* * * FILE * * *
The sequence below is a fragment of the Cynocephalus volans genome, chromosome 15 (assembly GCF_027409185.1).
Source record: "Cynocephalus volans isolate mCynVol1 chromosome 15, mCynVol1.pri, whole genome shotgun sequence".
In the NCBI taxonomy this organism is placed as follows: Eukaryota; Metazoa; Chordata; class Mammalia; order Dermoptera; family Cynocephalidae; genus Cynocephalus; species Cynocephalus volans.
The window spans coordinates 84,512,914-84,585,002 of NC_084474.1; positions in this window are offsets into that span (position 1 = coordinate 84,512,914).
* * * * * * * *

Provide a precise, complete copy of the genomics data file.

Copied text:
The sequence below is a fragment of the Cynocephalus volans genome, chromosome 15 (assembly GCF_027409185.1).
Source record: "Cynocephalus volans isolate mCynVol1 chromosome 15, mCynVol1.pri, whole genome shotgun sequence".
In the NCBI taxonomy this organism is placed as follows: Eukaryota; Metazoa; Chordata; class Mammalia; order Dermoptera; family Cynocephalidae; genus Cynocephalus; species Cynocephalus volans.
The window spans coordinates 84,512,914-84,585,002 of NC_084474.1; positions in this window are offsets into that span (position 1 = coordinate 84,512,914).